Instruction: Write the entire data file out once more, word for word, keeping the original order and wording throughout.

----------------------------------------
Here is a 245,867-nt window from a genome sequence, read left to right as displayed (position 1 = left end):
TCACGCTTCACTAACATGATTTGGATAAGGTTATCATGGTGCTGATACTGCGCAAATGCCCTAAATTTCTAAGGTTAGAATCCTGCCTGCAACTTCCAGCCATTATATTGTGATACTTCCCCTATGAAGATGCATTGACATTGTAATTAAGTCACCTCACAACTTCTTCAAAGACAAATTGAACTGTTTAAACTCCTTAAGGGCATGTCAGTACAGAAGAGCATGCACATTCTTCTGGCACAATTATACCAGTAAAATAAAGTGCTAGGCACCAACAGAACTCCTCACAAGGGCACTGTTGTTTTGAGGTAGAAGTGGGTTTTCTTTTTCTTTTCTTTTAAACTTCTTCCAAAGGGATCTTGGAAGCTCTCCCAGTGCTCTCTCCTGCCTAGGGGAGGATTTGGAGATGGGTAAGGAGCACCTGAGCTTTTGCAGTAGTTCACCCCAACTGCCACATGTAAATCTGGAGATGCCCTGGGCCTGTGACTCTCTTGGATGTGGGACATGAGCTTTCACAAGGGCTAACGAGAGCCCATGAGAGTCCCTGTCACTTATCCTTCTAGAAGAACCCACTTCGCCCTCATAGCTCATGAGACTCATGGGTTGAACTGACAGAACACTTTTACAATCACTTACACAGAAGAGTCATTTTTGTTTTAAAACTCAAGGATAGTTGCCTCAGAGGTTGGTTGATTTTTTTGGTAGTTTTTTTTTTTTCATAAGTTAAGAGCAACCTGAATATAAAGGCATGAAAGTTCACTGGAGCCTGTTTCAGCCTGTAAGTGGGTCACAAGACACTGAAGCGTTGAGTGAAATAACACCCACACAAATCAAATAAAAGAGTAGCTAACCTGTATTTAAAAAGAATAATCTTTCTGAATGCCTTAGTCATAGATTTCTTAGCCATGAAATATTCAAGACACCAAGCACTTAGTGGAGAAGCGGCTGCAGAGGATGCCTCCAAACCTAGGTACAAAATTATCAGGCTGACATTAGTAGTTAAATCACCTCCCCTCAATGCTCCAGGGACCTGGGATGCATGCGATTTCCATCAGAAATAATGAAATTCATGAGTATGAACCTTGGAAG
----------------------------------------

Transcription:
Here is a 245,867-nt window from a genome sequence, read left to right as displayed (position 1 = left end):
TCACGCTTCACTAACATGATTTGGATAAGGTTATCATGGTGCTGATACTGCGCAAATGCCCTAAATTTCTAAGGTTAGAATCCTGCCTGCAACTTCCAGCCATTATATTGTGATACTTCCCCTATGAAGATGCATTGACATTGTAATTAAGTCACCTCACAACTTCTTCAAAGACAAATTGAACTGTTTAAACTCCTTAAGGGCATGTCAGTACAGAAGAGCATGCACATTCTTCTGGCACAATTATACCAGTAAAATAAAGTGCTAGGCACCAACAGAACTCCTCACAAGGGCACTGTTGTTTTGAGGTAGAAGTGGGTTTTCTTTTTCTTTTCTTTTAAACTTCTTCCAAAGGGATCTTGGAAGCTCTCCCAGTGCTCTCTCCTGCCTAGGGGAGGATTTGGAGATGGGTAAGGAGCACCTGAGCTTTTGCAGTAGTTCACCCCAACTGCCACATGTAAATCTGGAGATGCCCTGGGCCTGTGACTCTCTTGGATGTGGGACATGAGCTTTCACAAGGGCTAACGAGAGCCCATGAGAGTCCCTGTCACTTATCCTTCTAGAAGAACCCACTTCGCCCTCATAGCTCATGAGACTCATGGGTTGAACTGACAGAACACTTTTACAATCACTTACACAGAAGAGTCATTTTTGTTTTAAAACTCAAGGATAGTTGCCTCAGAGGTTGGTTGATTTTTTTGGTAGTTTTTTTTTTTTCATAAGTTAAGAGCAACCTGAATATAAAGGCATGAAAGTTCACTGGAGCCTGTTTCAGCCTGTAAGTGGGTCACAAGACACTGAAGCGTTGAGTGAAATAACACCCACACAAATCAAATAAAAGAGTAGCTAACCTGTATTTAAAAAGAATAATCTTTCTGAATGCCTTAGTCATAGATTTCTTAGCCATGAAATATTCAAGACACCAAGCACTTAGTGGAGAAGCGGCTGCAGAGGATGCCTCCAAACCTAGGTACAAAATTATCAGGCTGACATTAGTAGTTAAATCACCTCCCCTCAATGCTCCAGGGACCTGGGATGCATGCGATTTCCATCAGAAATAATGAAATTCATGAGTATGAACCTTGGAAG